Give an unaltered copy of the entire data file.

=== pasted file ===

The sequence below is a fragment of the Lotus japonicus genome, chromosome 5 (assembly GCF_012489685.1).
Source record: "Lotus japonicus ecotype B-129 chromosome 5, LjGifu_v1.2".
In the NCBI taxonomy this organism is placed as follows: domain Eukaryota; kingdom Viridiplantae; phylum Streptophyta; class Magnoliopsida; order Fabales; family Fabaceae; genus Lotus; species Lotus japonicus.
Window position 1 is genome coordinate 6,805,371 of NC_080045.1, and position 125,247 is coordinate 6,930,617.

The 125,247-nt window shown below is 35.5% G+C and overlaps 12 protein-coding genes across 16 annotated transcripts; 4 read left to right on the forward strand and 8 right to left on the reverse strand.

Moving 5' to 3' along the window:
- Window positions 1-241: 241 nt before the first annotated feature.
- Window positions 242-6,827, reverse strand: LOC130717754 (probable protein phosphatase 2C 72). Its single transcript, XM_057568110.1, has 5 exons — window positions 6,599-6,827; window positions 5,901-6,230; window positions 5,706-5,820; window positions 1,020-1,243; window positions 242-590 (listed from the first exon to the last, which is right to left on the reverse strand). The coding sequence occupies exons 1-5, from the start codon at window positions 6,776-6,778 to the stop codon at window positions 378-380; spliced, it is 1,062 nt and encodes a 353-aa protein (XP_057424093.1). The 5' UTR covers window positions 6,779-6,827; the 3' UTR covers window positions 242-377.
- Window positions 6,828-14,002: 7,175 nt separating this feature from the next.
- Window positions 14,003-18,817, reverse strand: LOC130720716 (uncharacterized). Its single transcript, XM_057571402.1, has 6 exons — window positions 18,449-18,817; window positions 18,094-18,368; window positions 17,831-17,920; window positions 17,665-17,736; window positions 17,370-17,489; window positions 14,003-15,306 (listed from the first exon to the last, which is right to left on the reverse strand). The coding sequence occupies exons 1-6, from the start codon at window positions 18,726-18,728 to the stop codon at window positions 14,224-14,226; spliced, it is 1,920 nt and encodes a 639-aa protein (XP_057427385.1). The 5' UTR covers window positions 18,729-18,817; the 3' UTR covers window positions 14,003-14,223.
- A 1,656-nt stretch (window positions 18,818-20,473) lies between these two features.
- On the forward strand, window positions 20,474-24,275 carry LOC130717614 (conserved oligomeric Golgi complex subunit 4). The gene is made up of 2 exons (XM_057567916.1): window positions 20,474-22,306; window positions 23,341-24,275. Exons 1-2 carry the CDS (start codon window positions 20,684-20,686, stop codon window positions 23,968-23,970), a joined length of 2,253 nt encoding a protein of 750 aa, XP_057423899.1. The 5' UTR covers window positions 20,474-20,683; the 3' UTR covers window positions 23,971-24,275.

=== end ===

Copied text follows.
The sequence below is a fragment of the Lotus japonicus genome, chromosome 5 (assembly GCF_012489685.1).
Source record: "Lotus japonicus ecotype B-129 chromosome 5, LjGifu_v1.2".
In the NCBI taxonomy this organism is placed as follows: domain Eukaryota; kingdom Viridiplantae; phylum Streptophyta; class Magnoliopsida; order Fabales; family Fabaceae; genus Lotus; species Lotus japonicus.
Window position 1 is genome coordinate 6,805,371 of NC_080045.1, and position 125,247 is coordinate 6,930,617.

The 125,247-nt window shown below is 35.5% G+C and overlaps 12 protein-coding genes across 16 annotated transcripts; 4 read left to right on the forward strand and 8 right to left on the reverse strand.

Moving 5' to 3' along the window:
- Window positions 1-241: 241 nt before the first annotated feature.
- Window positions 242-6,827, reverse strand: LOC130717754 (probable protein phosphatase 2C 72). Its single transcript, XM_057568110.1, has 5 exons — window positions 6,599-6,827; window positions 5,901-6,230; window positions 5,706-5,820; window positions 1,020-1,243; window positions 242-590 (listed from the first exon to the last, which is right to left on the reverse strand). The coding sequence occupies exons 1-5, from the start codon at window positions 6,776-6,778 to the stop codon at window positions 378-380; spliced, it is 1,062 nt and encodes a 353-aa protein (XP_057424093.1). The 5' UTR covers window positions 6,779-6,827; the 3' UTR covers window positions 242-377.
- Window positions 6,828-14,002: 7,175 nt separating this feature from the next.
- Window positions 14,003-18,817, reverse strand: LOC130720716 (uncharacterized). Its single transcript, XM_057571402.1, has 6 exons — window positions 18,449-18,817; window positions 18,094-18,368; window positions 17,831-17,920; window positions 17,665-17,736; window positions 17,370-17,489; window positions 14,003-15,306 (listed from the first exon to the last, which is right to left on the reverse strand). The coding sequence occupies exons 1-6, from the start codon at window positions 18,726-18,728 to the stop codon at window positions 14,224-14,226; spliced, it is 1,920 nt and encodes a 639-aa protein (XP_057427385.1). The 5' UTR covers window positions 18,729-18,817; the 3' UTR covers window positions 14,003-14,223.
- A 1,656-nt stretch (window positions 18,818-20,473) lies between these two features.
- On the forward strand, window positions 20,474-24,275 carry LOC130717614 (conserved oligomeric Golgi complex subunit 4). The gene is made up of 2 exons (XM_057567916.1): window positions 20,474-22,306; window positions 23,341-24,275. Exons 1-2 carry the CDS (start codon window positions 20,684-20,686, stop codon window positions 23,968-23,970), a joined length of 2,253 nt encoding a protein of 750 aa, XP_057423899.1. The 5' UTR covers window positions 20,474-20,683; the 3' UTR covers window positions 23,971-24,275.